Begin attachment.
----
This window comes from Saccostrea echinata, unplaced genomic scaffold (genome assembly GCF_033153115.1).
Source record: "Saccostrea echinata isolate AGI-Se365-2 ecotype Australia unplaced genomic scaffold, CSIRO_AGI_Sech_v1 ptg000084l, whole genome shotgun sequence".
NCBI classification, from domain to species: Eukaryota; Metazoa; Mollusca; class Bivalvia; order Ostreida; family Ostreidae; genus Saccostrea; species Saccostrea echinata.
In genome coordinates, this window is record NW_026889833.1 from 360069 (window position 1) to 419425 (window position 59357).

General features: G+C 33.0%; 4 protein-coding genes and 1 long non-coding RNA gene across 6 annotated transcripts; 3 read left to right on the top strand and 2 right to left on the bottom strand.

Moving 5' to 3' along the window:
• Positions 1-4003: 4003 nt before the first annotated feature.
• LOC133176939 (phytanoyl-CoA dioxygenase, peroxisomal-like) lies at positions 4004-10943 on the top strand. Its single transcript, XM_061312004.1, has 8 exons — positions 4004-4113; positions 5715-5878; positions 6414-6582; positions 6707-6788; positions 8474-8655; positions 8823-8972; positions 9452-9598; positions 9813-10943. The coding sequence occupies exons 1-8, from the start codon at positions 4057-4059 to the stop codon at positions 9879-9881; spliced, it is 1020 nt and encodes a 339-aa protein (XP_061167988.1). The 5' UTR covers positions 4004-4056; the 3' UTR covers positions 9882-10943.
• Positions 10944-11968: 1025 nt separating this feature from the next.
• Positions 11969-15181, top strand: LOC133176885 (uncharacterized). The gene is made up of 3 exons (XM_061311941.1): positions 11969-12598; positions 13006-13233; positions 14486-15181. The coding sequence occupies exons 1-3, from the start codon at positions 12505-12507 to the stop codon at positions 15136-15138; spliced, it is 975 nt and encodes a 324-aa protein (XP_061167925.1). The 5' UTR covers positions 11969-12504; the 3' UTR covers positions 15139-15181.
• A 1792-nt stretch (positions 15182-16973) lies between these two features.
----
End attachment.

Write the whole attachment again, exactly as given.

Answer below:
This window comes from Saccostrea echinata, unplaced genomic scaffold (genome assembly GCF_033153115.1).
Source record: "Saccostrea echinata isolate AGI-Se365-2 ecotype Australia unplaced genomic scaffold, CSIRO_AGI_Sech_v1 ptg000084l, whole genome shotgun sequence".
NCBI classification, from domain to species: Eukaryota; Metazoa; Mollusca; class Bivalvia; order Ostreida; family Ostreidae; genus Saccostrea; species Saccostrea echinata.
In genome coordinates, this window is record NW_026889833.1 from 360069 (window position 1) to 419425 (window position 59357).

General features: G+C 33.0%; 4 protein-coding genes and 1 long non-coding RNA gene across 6 annotated transcripts; 3 read left to right on the top strand and 2 right to left on the bottom strand.

Moving 5' to 3' along the window:
• Positions 1-4003: 4003 nt before the first annotated feature.
• LOC133176939 (phytanoyl-CoA dioxygenase, peroxisomal-like) lies at positions 4004-10943 on the top strand. Its single transcript, XM_061312004.1, has 8 exons — positions 4004-4113; positions 5715-5878; positions 6414-6582; positions 6707-6788; positions 8474-8655; positions 8823-8972; positions 9452-9598; positions 9813-10943. The coding sequence occupies exons 1-8, from the start codon at positions 4057-4059 to the stop codon at positions 9879-9881; spliced, it is 1020 nt and encodes a 339-aa protein (XP_061167988.1). The 5' UTR covers positions 4004-4056; the 3' UTR covers positions 9882-10943.
• Positions 10944-11968: 1025 nt separating this feature from the next.
• Positions 11969-15181, top strand: LOC133176885 (uncharacterized). The gene is made up of 3 exons (XM_061311941.1): positions 11969-12598; positions 13006-13233; positions 14486-15181. The coding sequence occupies exons 1-3, from the start codon at positions 12505-12507 to the stop codon at positions 15136-15138; spliced, it is 975 nt and encodes a 324-aa protein (XP_061167925.1). The 5' UTR covers positions 11969-12504; the 3' UTR covers positions 15139-15181.
• A 1792-nt stretch (positions 15182-16973) lies between these two features.